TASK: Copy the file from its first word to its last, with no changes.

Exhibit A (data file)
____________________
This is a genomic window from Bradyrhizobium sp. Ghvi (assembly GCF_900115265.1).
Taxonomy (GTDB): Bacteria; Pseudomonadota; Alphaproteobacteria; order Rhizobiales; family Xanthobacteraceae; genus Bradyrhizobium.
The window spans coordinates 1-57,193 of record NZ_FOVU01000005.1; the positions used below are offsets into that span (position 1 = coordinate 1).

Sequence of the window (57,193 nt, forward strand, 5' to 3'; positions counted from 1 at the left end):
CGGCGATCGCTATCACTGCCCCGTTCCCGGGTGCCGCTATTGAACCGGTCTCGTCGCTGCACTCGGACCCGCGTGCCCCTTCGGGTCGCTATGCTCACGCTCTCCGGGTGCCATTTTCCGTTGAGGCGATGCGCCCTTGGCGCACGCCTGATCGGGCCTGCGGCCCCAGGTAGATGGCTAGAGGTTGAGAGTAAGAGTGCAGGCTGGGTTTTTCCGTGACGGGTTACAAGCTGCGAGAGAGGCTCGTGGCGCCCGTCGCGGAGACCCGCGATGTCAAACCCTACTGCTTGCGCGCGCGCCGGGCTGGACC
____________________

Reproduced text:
This is a genomic window from Bradyrhizobium sp. Ghvi (assembly GCF_900115265.1).
Taxonomy (GTDB): Bacteria; Pseudomonadota; Alphaproteobacteria; order Rhizobiales; family Xanthobacteraceae; genus Bradyrhizobium.
The window spans coordinates 1-57,193 of record NZ_FOVU01000005.1; the positions used below are offsets into that span (position 1 = coordinate 1).

Sequence of the window (57,193 nt, forward strand, 5' to 3'; positions counted from 1 at the left end):
CGGCGATCGCTATCACTGCCCCGTTCCCGGGTGCCGCTATTGAACCGGTCTCGTCGCTGCACTCGGACCCGCGTGCCCCTTCGGGTCGCTATGCTCACGCTCTCCGGGTGCCATTTTCCGTTGAGGCGATGCGCCCTTGGCGCACGCCTGATCGGGCCTGCGGCCCCAGGTAGATGGCTAGAGGTTGAGAGTAAGAGTGCAGGCTGGGTTTTTCCGTGACGGGTTACAAGCTGCGAGAGAGGCTCGTGGCGCCCGTCGCGGAGACCCGCGATGTCAAACCCTACTGCTTGCGCGCGCGCCGGGCTGGACC